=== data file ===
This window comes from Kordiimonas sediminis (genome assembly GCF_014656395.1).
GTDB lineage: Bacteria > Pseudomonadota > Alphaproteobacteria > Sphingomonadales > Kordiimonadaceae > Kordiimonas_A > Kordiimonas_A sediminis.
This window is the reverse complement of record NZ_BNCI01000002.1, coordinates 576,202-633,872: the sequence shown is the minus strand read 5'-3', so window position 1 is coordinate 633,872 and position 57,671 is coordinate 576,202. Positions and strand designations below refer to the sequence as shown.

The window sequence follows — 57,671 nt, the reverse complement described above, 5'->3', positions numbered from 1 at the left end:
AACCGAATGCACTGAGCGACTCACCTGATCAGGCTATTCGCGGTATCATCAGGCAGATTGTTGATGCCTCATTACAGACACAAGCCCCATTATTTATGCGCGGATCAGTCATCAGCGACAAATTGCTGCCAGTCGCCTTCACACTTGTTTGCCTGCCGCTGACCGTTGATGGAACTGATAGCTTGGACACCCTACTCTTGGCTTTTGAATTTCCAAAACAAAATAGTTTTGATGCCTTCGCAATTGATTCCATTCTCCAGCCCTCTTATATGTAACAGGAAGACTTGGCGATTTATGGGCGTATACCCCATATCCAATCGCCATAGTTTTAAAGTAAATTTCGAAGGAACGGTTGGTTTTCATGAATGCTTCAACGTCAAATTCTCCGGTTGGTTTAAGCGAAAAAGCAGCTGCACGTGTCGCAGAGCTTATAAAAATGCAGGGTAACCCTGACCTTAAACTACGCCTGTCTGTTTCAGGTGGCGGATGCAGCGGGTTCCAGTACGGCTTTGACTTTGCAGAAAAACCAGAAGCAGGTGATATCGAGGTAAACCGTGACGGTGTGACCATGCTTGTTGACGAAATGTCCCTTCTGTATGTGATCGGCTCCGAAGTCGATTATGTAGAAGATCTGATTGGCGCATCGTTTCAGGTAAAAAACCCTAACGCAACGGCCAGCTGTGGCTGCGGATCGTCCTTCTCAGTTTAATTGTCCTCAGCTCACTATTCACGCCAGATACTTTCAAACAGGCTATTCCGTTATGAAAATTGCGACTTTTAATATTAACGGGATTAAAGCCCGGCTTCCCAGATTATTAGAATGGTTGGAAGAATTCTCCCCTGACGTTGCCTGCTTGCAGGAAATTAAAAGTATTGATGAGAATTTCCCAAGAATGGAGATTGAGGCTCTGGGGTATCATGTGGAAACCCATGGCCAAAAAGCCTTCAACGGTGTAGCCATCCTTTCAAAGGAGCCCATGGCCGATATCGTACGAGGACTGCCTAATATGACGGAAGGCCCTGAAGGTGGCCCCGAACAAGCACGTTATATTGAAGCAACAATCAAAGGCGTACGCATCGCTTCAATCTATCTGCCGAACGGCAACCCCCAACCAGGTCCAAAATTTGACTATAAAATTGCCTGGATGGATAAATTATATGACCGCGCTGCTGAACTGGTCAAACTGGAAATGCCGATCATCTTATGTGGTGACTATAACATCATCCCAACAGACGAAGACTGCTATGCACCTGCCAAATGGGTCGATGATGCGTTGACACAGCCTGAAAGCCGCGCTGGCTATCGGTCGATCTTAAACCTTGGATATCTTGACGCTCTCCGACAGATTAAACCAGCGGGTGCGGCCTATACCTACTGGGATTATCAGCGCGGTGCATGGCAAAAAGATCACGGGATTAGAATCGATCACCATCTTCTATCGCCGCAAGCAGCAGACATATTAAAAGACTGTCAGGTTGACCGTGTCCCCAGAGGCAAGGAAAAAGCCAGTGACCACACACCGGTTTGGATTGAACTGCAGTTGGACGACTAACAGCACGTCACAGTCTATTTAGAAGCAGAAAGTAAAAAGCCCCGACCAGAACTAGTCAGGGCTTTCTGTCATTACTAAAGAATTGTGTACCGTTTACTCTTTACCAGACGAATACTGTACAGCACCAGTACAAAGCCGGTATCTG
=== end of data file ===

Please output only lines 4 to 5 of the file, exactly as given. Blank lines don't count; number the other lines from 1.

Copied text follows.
The window sequence follows — 57,671 nt, the reverse complement described above, 5'->3', positions numbered from 1 at the left end:
AACCGAATGCACTGAGCGACTCACCTGATCAGGCTATTCGCGGTATCATCAGGCAGATTGTTGATGCCTCATTACAGACACAAGCCCCATTATTTATGCGCGGATCAGTCATCAGCGACAAATTGCTGCCAGTCGCCTTCACACTTGTTTGCCTGCCGCTGACCGTTGATGGAACTGATAGCTTGGACACCCTACTCTTGGCTTTTGAATTTCCAAAACAAAATAGTTTTGATGCCTTCGCAATTGATTCCATTCTCCAGCCCTCTTATATGTAACAGGAAGACTTGGCGATTTATGGGCGTATACCCCATATCCAATCGCCATAGTTTTAAAGTAAATTTCGAAGGAACGGTTGGTTTTCATGAATGCTTCAACGTCAAATTCTCCGGTTGGTTTAAGCGAAAAAGCAGCTGCACGTGTCGCAGAGCTTATAAAAATGCAGGGTAACCCTGACCTTAAACTACGCCTGTCTGTTTCAGGTGGCGGATGCAGCGGGTTCCAGTACGGCTTTGACTTTGCAGAAAAACCAGAAGCAGGTGATATCGAGGTAAACCGTGACGGTGTGACCATGCTTGTTGACGAAATGTCCCTTCTGTATGTGATCGGCTCCGAAGTCGATTATGTAGAAGATCTGATTGGCGCATCGTTTCAGGTAAAAAACCCTAACGCAACGGCCAGCTGTGGCTGCGGATCGTCCTTCTCAGTTTAATTGTCCTCAGCTCACTATTCACGCCAGATACTTTCAAACAGGCTATTCCGTTATGAAAATTGCGACTTTTAATATTAACGGGATTAAAGCCCGGCTTCCCAGATTATTAGAATGGTTGGAAGAATTCTCCCCTGACGTTGCCTGCTTGCAGGAAATTAAAAGTATTGATGAGAATTTCCCAAGAATGGAGATTGAGGCTCTGGGGTATCATGTGGAAACCCATGGCCAAAAAGCCTTCAACGGTGTAGCCATCCTTTCAAAGGAGCCCATGGCCGATATCGTACGAGGACTGCCTAATATGACGGAAGGCCCTGAAGGTGGCCCCGAACAAGCACGTTATATTGAAGCAACAATCAAAGGCGTACGCATCGCTTCAATCTATCTGCCGAACGGCAACCCCCAACCAGGTCCAAAATTTGACTATAAAATTGCCTGGATGGATAAATTATATGACCGCGCTGCTGAACTGGTCAAACTGGAAATGCCGATCATCTTATGTGGTGACTATAACATCATCCCAACAGACGAAGACTGCTATGCACCTGCCAAATGGGTCGATGATGCGTTGACACAGCCTGAAAGCCGCGCTGGCTATCGGTCGATCTTAAACCTTGGATATCTTGACGCTCTCCGACAGATTAAACCAGCGGGTGCGGCCTATACCTACTGGGATTATCAGCGCGGTGCATGGCAAAAAGATCACGGGATTAGAATCGATCACCATCTTCTATCGCCGCAAGCAGCAGACATATTAAAAGACTGTCAGGTTGACCGTGTCCCCAGAGGCAAGGAAAAAGCCAGTGACCACACACCGGTTTGGATTGAACTGCAGTTGGACGACTAACAGCACGTCACAGTCTATTTAGAAGCAGAAAGTAAAAAGCCCCGACCAGAACTAGTCAGGGCTTTCTGTCATTACTAAAGAATTGTGTACCGTTTACTCTTTACCAGACGAATACTGTACAGCACCAGTACAAAGCCGGTATCTG